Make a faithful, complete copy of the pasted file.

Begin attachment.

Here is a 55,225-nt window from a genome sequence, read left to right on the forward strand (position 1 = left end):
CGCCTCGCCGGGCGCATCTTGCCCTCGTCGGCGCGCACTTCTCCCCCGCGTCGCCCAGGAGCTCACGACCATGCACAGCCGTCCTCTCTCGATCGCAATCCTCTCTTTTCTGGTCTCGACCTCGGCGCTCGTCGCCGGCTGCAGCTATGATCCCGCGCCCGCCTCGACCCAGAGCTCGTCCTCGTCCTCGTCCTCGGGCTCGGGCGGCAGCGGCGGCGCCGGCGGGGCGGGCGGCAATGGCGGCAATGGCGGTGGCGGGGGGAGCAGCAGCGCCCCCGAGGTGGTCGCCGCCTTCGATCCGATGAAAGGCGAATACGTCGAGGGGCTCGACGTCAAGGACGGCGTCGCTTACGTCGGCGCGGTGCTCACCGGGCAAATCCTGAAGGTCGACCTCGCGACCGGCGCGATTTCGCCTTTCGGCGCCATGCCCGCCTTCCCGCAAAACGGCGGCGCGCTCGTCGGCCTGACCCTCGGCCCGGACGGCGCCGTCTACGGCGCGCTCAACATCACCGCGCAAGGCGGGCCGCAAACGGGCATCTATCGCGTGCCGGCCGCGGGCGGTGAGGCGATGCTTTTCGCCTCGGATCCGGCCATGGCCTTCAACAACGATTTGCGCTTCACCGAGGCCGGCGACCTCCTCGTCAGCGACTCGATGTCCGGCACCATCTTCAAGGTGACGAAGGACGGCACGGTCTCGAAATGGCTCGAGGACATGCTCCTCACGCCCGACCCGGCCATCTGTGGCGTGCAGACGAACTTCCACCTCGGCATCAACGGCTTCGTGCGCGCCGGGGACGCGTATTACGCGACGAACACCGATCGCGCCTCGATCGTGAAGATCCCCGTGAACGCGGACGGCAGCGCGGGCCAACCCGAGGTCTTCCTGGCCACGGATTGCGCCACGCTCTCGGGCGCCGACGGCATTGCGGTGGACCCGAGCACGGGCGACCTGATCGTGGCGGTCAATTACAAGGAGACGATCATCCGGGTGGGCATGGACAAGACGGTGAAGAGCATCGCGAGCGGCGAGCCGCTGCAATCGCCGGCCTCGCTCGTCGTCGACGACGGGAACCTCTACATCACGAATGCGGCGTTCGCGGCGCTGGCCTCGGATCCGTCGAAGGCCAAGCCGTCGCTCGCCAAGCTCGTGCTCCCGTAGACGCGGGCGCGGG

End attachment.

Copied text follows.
Here is a 55,225-nt window from a genome sequence, read left to right on the forward strand (position 1 = left end):
CGCCTCGCCGGGCGCATCTTGCCCTCGTCGGCGCGCACTTCTCCCCCGCGTCGCCCAGGAGCTCACGACCATGCACAGCCGTCCTCTCTCGATCGCAATCCTCTCTTTTCTGGTCTCGACCTCGGCGCTCGTCGCCGGCTGCAGCTATGATCCCGCGCCCGCCTCGACCCAGAGCTCGTCCTCGTCCTCGTCCTCGGGCTCGGGCGGCAGCGGCGGCGCCGGCGGGGCGGGCGGCAATGGCGGCAATGGCGGTGGCGGGGGGAGCAGCAGCGCCCCCGAGGTGGTCGCCGCCTTCGATCCGATGAAAGGCGAATACGTCGAGGGGCTCGACGTCAAGGACGGCGTCGCTTACGTCGGCGCGGTGCTCACCGGGCAAATCCTGAAGGTCGACCTCGCGACCGGCGCGATTTCGCCTTTCGGCGCCATGCCCGCCTTCCCGCAAAACGGCGGCGCGCTCGTCGGCCTGACCCTCGGCCCGGACGGCGCCGTCTACGGCGCGCTCAACATCACCGCGCAAGGCGGGCCGCAAACGGGCATCTATCGCGTGCCGGCCGCGGGCGGTGAGGCGATGCTTTTCGCCTCGGATCCGGCCATGGCCTTCAACAACGATTTGCGCTTCACCGAGGCCGGCGACCTCCTCGTCAGCGACTCGATGTCCGGCACCATCTTCAAGGTGACGAAGGACGGCACGGTCTCGAAATGGCTCGAGGACATGCTCCTCACGCCCGACCCGGCCATCTGTGGCGTGCAGACGAACTTCCACCTCGGCATCAACGGCTTCGTGCGCGCCGGGGACGCGTATTACGCGACGAACACCGATCGCGCCTCGATCGTGAAGATCCCCGTGAACGCGGACGGCAGCGCGGGCCAACCCGAGGTCTTCCTGGCCACGGATTGCGCCACGCTCTCGGGCGCCGACGGCATTGCGGTGGACCCGAGCACGGGCGACCTGATCGTGGCGGTCAATTACAAGGAGACGATCATCCGGGTGGGCATGGACAAGACGGTGAAGAGCATCGCGAGCGGCGAGCCGCTGCAATCGCCGGCCTCGCTCGTCGTCGACGACGGGAACCTCTACATCACGAATGCGGCGTTCGCGGCGCTGGCCTCGGATCCGTCGAAGGCCAAGCCGTCGCTCGCCAAGCTCGTGCTCCCGTAGACGCGGGCGCGGG